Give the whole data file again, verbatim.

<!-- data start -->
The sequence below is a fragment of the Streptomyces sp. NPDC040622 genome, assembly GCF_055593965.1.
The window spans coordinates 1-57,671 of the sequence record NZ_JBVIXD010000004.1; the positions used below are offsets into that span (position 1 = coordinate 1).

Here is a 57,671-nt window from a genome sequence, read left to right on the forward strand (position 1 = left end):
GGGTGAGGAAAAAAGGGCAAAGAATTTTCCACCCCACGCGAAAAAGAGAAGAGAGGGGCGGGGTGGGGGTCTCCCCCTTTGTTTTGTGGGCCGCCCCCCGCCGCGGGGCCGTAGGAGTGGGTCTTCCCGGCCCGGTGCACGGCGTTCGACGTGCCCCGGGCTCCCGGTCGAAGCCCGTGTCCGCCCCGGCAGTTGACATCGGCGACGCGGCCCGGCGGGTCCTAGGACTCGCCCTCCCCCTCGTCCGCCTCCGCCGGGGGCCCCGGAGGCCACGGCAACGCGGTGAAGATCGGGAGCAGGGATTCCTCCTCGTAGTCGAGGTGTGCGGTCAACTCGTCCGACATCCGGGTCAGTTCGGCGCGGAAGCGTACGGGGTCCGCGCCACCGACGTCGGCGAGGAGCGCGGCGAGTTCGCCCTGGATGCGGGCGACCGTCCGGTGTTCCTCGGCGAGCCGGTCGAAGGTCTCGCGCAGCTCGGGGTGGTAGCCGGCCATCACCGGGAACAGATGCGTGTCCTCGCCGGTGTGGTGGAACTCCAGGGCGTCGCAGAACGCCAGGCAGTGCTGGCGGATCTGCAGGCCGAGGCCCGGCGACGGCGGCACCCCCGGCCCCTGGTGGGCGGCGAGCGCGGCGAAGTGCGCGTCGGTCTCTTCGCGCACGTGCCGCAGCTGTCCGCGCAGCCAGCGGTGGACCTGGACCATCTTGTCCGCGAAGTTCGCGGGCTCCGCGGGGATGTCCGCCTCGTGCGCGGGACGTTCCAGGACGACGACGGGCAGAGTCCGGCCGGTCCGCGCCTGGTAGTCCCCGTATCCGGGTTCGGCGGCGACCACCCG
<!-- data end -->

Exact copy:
The sequence below is a fragment of the Streptomyces sp. NPDC040622 genome, assembly GCF_055593965.1.
The window spans coordinates 1-57,671 of the sequence record NZ_JBVIXD010000004.1; the positions used below are offsets into that span (position 1 = coordinate 1).

Here is a 57,671-nt window from a genome sequence, read left to right on the forward strand (position 1 = left end):
GGGTGAGGAAAAAAGGGCAAAGAATTTTCCACCCCACGCGAAAAAGAGAAGAGAGGGGCGGGGTGGGGGTCTCCCCCTTTGTTTTGTGGGCCGCCCCCCGCCGCGGGGCCGTAGGAGTGGGTCTTCCCGGCCCGGTGCACGGCGTTCGACGTGCCCCGGGCTCCCGGTCGAAGCCCGTGTCCGCCCCGGCAGTTGACATCGGCGACGCGGCCCGGCGGGTCCTAGGACTCGCCCTCCCCCTCGTCCGCCTCCGCCGGGGGCCCCGGAGGCCACGGCAACGCGGTGAAGATCGGGAGCAGGGATTCCTCCTCGTAGTCGAGGTGTGCGGTCAACTCGTCCGACATCCGGGTCAGTTCGGCGCGGAAGCGTACGGGGTCCGCGCCACCGACGTCGGCGAGGAGCGCGGCGAGTTCGCCCTGGATGCGGGCGACCGTCCGGTGTTCCTCGGCGAGCCGGTCGAAGGTCTCGCGCAGCTCGGGGTGGTAGCCGGCCATCACCGGGAACAGATGCGTGTCCTCGCCGGTGTGGTGGAACTCCAGGGCGTCGCAGAACGCCAGGCAGTGCTGGCGGATCTGCAGGCCGAGGCCCGGCGACGGCGGCACCCCCGGCCCCTGGTGGGCGGCGAGCGCGGCGAAGTGCGCGTCGGTCTCTTCGCGCACGTGCCGCAGCTGTCCGCGCAGCCAGCGGTGGACCTGGACCATCTTGTCCGCGAAGTTCGCGGGCTCCGCGGGGATGTCCGCCTCGTGCGCGGGACGTTCCAGGACGACGACGGGCAGAGTCCGGCCGGTCCGCGCCTGGTAGTCCCCGTATCCGGGTTCGGCGGCGACCACCCG